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Bitsets and memory consumption

Varun Chopra
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Joined: Jul 10, 2008
Posts: 211
I want to understand memory consumption at Runtime by jvm to allocate objects. Look at the code below.
It creates 20000 bitset objects, each of size 5000 bits. If I serialize these objects on disk, it creates a file of size 12.4mb (as expected). But at runtime in memory, it takes different amount of space.

Code has breaks in between, so as to check how much RAM is consumed at that point.

1. First break is before any bitset object is created. Java process takes 13mb RAM at that point.
2. When first 20000 objects are created, RAM consumption is 37mb (a jump of 14mb!!).
3. After 20000 bitset objects are cloned (so there are 2 copies in RAM), consumption is 54 mb (jump of 11 mb)
4. After 20000 bitset objects are cloned for 2nd time (3 copies in RAM), consumption is 64 mb (jump of 10 mb)
5. After 20000 bitset objects are cloned for 3rd time (4 copies in RAM), consumption is 76 mb (jump of 12 mb)
6. After 20000 bitset objects are cloned for 4th time (5 copies in RAM), consumption is 92 mb (jump of 14 mb)

If I look at value of a bitset object at runtime in debugger, I see integer positions of set bits (like {1},{2}......).
My
questions are:

a) are bitsets maintained as bits in RAM or converted to integer positions (or is it just the toString method of BitSet!!)?
b) can one explain the memory consumption at runtime little bit?



-Varun -
(My Blog) - Online Certifications - Webner Solutions
you li
Greenhorn

Joined: Jan 17, 2005
Posts: 3
a) yes the bitsets are maintained as bits. actually its maintained as an array of long. and every long in the array can hold a number of bits. so basically it is loaded into ram the same way the vm loads a long. the toString prints the position by walking trough all positions and see if it is set or not. if it is it prints the position.

b) i suspect the actual increase is roughly 12mb. but a lot of extra factors make it not as consistent. thinking of garbage collection, overhead in the cloning and other things. i am sorry i cannot be more specifick this is purely a guess based on my limited knowledge of the memory management of java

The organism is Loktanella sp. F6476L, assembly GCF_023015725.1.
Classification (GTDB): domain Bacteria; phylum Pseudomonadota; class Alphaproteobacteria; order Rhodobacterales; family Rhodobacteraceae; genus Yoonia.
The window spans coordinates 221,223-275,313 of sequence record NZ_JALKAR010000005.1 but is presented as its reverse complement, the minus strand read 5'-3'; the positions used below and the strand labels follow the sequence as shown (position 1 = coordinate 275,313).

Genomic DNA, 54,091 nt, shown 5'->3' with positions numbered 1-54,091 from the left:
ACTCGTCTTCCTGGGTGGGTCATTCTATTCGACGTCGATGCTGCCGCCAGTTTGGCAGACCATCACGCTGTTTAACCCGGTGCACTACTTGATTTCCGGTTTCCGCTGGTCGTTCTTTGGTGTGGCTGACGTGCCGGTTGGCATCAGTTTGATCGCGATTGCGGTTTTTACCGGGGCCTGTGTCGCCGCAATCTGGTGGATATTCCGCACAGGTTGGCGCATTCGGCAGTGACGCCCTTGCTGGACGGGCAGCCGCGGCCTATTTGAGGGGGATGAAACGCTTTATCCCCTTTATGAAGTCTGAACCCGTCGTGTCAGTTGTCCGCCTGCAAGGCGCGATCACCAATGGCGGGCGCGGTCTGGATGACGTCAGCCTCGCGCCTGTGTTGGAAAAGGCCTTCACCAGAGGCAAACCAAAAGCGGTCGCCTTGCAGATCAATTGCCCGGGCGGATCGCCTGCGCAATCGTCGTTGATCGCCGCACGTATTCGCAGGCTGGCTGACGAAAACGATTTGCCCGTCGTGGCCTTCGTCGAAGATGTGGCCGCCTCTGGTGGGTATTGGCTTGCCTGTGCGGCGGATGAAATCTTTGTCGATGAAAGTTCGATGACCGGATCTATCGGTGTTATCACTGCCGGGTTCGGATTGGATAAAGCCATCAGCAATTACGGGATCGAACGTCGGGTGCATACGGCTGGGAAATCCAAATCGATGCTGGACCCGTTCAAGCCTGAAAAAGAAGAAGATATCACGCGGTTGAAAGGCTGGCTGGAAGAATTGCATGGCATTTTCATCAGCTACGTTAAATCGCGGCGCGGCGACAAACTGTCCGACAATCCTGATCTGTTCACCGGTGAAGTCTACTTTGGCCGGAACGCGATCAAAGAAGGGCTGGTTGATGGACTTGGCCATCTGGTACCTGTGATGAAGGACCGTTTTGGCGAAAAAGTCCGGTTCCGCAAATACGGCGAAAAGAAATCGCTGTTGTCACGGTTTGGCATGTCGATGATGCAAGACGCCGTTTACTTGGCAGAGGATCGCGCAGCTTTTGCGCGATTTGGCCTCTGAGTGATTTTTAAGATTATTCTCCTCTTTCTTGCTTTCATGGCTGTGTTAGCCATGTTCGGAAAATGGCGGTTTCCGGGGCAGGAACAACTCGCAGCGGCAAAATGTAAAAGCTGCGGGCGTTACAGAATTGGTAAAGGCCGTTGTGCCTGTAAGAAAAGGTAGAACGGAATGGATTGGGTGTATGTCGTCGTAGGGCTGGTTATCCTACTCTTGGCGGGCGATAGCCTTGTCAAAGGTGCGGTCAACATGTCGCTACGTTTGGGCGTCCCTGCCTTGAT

Mike Simmons
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Joined: Mar 05, 2008
Posts: 3018
    
  10
Well, I don't know how you're measuring the memory being used here, but it's probably not very accurate, based on your results. From my own observations, a large BitSet takes one byte for every 8 bits, plus a little extra overhead. Much as you'd expect - looking at the source of BitSet, the bits are stored as parts of long values ina a long[] array, with 64 bits in each long. Some implementations may have a very different result.

Here's the code I used to verify it uses 1 byte for every 8 bits (plus minor overhead):

As you can see, it may take a little time for the results to stabilize, but then they're pretty solid. I guess that's because of other stuff going on inside the JVM, which we can't see. But if you keep adding large BitSets, eventually those other effects go away, and you just see the results of the BitSet.
Varun Chopra
Ranch Hand

Joined: Jul 10, 2008
Posts: 211
Thanks You and Mike for answering.
Mike, I am using top command on Linux and monitoring java process's memory consumption.
I tried your program and yes it does take consistent storage, but if you run the loop for high number of iterations (1000 times for e.g.), you will see that some bits take more space. Here's the output of some bits when I ran your program for 600 loop iterations :

Usual change was +1000056, you can see it keeps on going up for some bits, hence I guess overall overhead is more in total.

Bitset 10 used 11132456, change of +1000064
Bitset 11 used 12135664, change of +1003208
Bitset 100 used 101141056, change of +1000464
Bitset 151 used 152144520, change of +1000664
Bitset 227 used 228149688, change of +1000968
Bitset 341 used 342157440, change of +1001424
Bitset 512 used 513169072, change of +1002112


Mike Simmons
Ranch Hand

Joined: Mar 05, 2008
Posts: 3018
    
  10
Most of those would be the ArrayList resizing itself. Note that I pre-sized it to 100 (thinking that would be more than enough to avoid this effect). In JDK 6 at least, the formula it uses when it needs to grow is

which explains why at 100 it jumps, then again at 151, then at 227, then 341, then 512.

Offhand I don't know why there would also be a jump at 11 as well, but I'm not too concerned about it. There are probably other things going on in the JVM that we don't know details of.
Varun Chopra
Ranch Hand

Joined: Jul 10, 2008
Posts: 211
Good to know that. Thanks Mike.
 
Consider Paul's rocket mass heater.
 
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